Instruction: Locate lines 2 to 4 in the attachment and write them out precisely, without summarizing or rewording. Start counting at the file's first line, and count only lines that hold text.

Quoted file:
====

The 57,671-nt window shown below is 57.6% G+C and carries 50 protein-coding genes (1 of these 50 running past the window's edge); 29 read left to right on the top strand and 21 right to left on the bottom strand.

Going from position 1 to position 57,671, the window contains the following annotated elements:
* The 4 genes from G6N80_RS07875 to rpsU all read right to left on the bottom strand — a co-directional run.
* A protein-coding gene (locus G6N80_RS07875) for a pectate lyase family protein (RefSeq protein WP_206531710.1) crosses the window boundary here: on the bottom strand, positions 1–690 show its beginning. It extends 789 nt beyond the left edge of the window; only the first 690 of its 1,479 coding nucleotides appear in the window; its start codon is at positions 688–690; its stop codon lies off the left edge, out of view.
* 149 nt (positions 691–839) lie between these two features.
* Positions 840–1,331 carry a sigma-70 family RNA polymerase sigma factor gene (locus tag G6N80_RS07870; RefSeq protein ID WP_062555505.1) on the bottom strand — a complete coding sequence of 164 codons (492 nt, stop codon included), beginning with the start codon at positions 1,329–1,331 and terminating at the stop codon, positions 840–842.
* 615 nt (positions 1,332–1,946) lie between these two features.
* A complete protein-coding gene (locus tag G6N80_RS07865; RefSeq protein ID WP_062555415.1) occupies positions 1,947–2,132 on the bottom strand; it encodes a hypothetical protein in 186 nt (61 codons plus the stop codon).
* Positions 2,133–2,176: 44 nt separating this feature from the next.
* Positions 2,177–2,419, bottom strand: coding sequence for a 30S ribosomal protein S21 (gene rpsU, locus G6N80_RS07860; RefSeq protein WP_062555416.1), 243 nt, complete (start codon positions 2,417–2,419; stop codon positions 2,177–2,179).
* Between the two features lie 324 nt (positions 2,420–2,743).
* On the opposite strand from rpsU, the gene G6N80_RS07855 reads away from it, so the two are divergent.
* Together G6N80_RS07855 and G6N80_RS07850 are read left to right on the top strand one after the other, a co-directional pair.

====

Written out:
Going from position 1 to position 57,671, the window contains the following annotated elements:
* The 4 genes from G6N80_RS07875 to rpsU all read right to left on the bottom strand — a co-directional run.
* A protein-coding gene (locus G6N80_RS07875) for a pectate lyase family protein (RefSeq protein WP_206531710.1) crosses the window boundary here: on the bottom strand, positions 1–690 show its beginning. It extends 789 nt beyond the left edge of the window; only the first 690 of its 1,479 coding nucleotides appear in the window; its start codon is at positions 688–690; its stop codon lies off the left edge, out of view.